muslims prevent terror attacks
Worshipers take part in Eid al-Adha prayers outside the Masjid At-Taqwa mosque in the Brooklyn borough of New York, Sept. 24, 2015. Reuters/Stephanie Keith

The Paris terror attacks were carried out in part by disaffected French Muslims whose disposition made them susceptible to recruitment by the Islamic State militant group, current and former U.S. intelligence and counterterrorism officials said Monday. In comparison, Muslims in the U.S. are less likely to be incited to violence, because they are more integrated and have a vested interest in preventing Islamic extremism from boiling over in the U.S., the officials told the Associated Press.

Days after gun and bombing attacks at several locations in Paris left at least 120 people dead and over 350 others injured, a debate about the chances of a similar attack in the U.S. is taking place within the counterterrorism community. Analysts said the U.S. is in a better position to thwart attacks because its intelligence capacity is more robust than in Europe. Attacks have also been foiled because of tips from American Muslims.

"Those things are all true, but we are still vulnerable to an attack like what happened in Paris," Matthew Olsen, the former head of the National Counterterrorism Center, told the AP. "You can't totally eliminate the risk. It's just not that hard for a handful of very committed individuals to gain the capability and the means to carry out an attack like that, and it's very hard to defend those locations."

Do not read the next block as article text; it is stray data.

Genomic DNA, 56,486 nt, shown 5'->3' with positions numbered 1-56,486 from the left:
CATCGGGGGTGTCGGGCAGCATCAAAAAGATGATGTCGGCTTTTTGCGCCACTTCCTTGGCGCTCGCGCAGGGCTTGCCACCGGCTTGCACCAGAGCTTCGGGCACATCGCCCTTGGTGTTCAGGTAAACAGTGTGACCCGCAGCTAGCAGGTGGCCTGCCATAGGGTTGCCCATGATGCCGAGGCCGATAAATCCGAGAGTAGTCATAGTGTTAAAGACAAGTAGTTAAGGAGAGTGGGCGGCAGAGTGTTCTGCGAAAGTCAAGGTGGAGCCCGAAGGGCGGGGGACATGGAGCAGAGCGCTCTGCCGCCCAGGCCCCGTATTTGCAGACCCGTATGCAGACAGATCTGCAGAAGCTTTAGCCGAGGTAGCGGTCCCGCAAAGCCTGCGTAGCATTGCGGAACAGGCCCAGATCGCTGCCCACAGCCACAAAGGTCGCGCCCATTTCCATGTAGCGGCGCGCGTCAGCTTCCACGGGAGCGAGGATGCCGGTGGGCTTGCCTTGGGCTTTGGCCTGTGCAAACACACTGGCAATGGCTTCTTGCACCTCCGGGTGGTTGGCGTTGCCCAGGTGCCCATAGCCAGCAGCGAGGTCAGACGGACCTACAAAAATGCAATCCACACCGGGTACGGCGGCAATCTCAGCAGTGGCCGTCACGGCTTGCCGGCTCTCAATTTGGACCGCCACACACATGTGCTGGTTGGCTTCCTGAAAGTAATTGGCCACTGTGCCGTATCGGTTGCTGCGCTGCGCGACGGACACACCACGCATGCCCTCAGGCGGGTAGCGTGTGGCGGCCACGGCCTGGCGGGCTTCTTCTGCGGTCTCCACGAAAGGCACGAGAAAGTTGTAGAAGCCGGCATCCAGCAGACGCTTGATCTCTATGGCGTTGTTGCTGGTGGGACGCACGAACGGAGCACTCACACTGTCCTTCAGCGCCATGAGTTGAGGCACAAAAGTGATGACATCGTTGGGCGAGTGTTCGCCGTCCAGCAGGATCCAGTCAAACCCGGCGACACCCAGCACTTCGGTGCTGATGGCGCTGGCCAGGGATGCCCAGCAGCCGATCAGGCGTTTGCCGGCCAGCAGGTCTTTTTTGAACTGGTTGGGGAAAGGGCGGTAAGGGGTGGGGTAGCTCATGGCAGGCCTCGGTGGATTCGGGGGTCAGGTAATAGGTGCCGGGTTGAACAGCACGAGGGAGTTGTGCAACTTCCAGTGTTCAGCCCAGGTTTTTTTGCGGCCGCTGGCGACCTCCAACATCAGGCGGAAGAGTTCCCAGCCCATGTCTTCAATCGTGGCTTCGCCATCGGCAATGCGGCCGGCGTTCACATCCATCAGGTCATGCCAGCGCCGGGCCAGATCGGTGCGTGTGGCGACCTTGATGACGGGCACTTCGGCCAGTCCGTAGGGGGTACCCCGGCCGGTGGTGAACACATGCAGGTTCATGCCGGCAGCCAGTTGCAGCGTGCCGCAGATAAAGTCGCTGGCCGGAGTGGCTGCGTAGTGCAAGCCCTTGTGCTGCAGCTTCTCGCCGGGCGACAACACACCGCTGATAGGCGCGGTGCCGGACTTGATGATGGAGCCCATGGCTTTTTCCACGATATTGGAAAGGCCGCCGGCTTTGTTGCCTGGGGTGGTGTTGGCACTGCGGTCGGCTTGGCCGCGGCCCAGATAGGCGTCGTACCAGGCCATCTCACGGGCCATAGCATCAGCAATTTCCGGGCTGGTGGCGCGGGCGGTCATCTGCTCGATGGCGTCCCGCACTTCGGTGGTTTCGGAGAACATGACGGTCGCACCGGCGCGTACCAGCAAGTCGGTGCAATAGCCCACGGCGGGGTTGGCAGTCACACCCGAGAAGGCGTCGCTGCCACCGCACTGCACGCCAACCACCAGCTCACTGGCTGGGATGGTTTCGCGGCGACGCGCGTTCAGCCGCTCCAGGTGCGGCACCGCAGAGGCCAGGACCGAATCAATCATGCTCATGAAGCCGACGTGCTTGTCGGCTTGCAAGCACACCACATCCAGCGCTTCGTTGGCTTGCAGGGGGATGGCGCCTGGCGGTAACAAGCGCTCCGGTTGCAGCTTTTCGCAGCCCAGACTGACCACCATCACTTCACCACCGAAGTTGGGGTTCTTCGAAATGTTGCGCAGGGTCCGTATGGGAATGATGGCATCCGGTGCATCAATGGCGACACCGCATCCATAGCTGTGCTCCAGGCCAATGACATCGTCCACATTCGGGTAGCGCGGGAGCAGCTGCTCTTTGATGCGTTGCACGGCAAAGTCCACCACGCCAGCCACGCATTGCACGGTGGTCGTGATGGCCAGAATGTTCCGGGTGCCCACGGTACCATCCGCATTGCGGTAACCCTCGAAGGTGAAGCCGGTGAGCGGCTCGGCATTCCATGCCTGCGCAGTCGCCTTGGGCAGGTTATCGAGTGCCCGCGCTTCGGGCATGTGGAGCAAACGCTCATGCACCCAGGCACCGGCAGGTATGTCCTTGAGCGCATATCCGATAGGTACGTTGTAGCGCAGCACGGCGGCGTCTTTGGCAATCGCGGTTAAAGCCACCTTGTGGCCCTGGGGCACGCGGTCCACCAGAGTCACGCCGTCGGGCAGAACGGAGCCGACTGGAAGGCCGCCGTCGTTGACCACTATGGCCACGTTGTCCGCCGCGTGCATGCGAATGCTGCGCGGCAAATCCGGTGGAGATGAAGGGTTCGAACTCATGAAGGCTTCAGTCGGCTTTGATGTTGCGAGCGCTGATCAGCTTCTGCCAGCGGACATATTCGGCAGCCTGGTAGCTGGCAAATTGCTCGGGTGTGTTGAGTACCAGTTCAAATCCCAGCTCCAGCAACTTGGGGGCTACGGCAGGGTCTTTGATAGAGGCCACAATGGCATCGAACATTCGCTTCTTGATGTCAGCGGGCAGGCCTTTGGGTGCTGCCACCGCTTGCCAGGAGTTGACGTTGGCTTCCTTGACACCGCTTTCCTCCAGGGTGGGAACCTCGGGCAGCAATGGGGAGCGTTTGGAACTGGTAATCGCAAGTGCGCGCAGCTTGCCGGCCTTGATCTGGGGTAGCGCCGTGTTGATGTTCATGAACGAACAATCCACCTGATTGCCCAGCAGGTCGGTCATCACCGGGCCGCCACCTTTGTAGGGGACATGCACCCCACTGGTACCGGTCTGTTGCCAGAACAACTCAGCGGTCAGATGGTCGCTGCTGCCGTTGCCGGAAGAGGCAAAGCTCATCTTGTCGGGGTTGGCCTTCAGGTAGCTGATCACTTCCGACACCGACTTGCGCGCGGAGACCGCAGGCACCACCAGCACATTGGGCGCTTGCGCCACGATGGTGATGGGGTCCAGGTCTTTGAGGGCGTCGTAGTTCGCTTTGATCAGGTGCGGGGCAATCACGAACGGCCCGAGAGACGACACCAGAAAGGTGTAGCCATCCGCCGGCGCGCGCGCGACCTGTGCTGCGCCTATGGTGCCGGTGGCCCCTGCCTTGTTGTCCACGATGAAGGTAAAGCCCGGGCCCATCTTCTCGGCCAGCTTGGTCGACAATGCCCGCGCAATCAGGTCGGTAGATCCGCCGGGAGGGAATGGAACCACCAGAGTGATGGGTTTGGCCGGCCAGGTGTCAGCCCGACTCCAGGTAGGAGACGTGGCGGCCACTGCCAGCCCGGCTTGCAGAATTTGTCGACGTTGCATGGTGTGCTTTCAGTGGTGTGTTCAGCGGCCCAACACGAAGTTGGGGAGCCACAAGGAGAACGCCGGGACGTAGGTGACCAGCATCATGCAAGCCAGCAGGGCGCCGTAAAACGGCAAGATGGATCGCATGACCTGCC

In a New York Times opinion piece Monday, two former Obama administration counterterrorism officials said Europe is far more vulnerable than the U.S. because of its geographic proximity to Iraq and Syria, where the Islamic State group, also called ISIS and ISIL, has radicalized some foreign-born Muslims and wooed many to join its anti-West cause. The organization claimed responsibility for the Paris attacks.

"We are better off because we spent this money, and we have created these programs, and panic is absolutely not the right response," said Daniel Benjamin, a former counterterrorism official who now works for Dartmouth College. He also noted that the U.S. spends $47 billion a year on homeland security, compared with tens of millions per year in European countries, according to the AP.

John Brennan, director of the CIA, said Americans have to remain vigilant despite U.S. counterterrorism advantages. "I certainly would not consider it a one-off event," Brennan said during a press conference Monday. "It is clear to me that ISIL has an external agenda, that they are determined to carry out these types of attacks ... it's not just Europe.”

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